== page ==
In a preferred embodiment of the invention, the plurality of antenna elements are formed on a substantially planar surface of a dielectric substrate and the plurality of antenna elements form a plurality of concentric outer and inner rings providing a substantially round array of antenna elements, with each of the plurality of concentric rings having a plurality of antenna elements. The antenna elements of at least one of the outer concentric rings are adapted to be connected to said source of electromagnetic energy to provide active antenna elements within a plurality of sectors of the at least one outer concentric ring, and the plurality of sectors of active antenna elements are located about the at least one outer concentric ring on a plurality of diameters. The antenna elements of other concentric rings at least on or adjacent said plurality of diameters can be electrically connected to the adjacent ground plane by the electronically variable reactances to provide selectably parasitic antenna elements on or adjacent the plurality of diameters so that the active antenna elements and the parasitic antenna elements on or adjacent said plurality of diameters provide directional surface wave propagation characteristics, the plurality of antenna elements of said round array being controllable to electronically scan around the plane of the array. In such preferred embodiments, the outer concentric ring of selectively active elements can lie within the outermost concentric ring of antenna elements, and the outermost of the outer concentric rings can be electrically connected to said adjacent ground plane by electronically variable reactances providing first and second reactances to reflect the electromagnetic wave propagated by said active elements.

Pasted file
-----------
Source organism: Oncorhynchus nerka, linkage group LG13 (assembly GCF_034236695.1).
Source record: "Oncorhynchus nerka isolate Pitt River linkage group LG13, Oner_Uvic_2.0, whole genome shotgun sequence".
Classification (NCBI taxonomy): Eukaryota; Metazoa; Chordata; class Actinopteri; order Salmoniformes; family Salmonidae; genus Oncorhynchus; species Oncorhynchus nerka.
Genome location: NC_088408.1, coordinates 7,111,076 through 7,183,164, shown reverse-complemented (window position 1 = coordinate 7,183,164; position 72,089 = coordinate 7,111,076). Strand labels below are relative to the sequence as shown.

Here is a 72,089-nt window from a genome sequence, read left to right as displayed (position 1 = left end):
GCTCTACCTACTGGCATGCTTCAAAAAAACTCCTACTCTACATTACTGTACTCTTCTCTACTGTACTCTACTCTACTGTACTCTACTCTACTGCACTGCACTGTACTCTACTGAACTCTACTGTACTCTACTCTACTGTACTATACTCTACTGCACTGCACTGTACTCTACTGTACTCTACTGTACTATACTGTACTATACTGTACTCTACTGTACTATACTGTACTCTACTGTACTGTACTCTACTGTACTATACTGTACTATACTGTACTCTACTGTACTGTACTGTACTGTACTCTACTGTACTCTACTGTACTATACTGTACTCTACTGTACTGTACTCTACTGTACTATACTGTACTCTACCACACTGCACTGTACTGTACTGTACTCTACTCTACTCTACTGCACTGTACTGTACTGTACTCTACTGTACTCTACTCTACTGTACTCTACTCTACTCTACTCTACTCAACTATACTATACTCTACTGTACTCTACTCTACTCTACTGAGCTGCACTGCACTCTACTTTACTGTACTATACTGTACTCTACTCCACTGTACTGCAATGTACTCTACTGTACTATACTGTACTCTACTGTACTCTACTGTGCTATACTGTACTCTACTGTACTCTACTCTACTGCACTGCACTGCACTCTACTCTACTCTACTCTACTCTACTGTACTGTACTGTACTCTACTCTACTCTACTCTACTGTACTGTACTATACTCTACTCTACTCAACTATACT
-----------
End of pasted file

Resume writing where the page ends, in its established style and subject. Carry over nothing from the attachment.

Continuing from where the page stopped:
Other features and advantages of the invention will be apparent from the drawings and detailed description of the invention which follows.
FIG. 1 is a graphical prior art comparison of phased ar demonstrating the gain degradation of a single as the size of the array increases;
FIG. 2 is a diagrammatic plan view of a circular array antenna of the invention adapted to provide a plurality of active bands of elements to provide steerable horizontal wave propagation;
FIG. 3 is a diagram showing the manner of switching elements of antennas of the invention from active to parasitic modes of operation;
FIGS. 4 and 5 are diagrammatic illustrations of an antenna element feed system of an antenna of this invention such as the antenna of FIG. 2; FIGS. 4 and 5 show one manner in which electromagnetic energy can be distributed between and collected from the antenna elements;
FIGS. 6 and 7 are diagrammatic plan views of a preferred circular phased array antenna of this invention;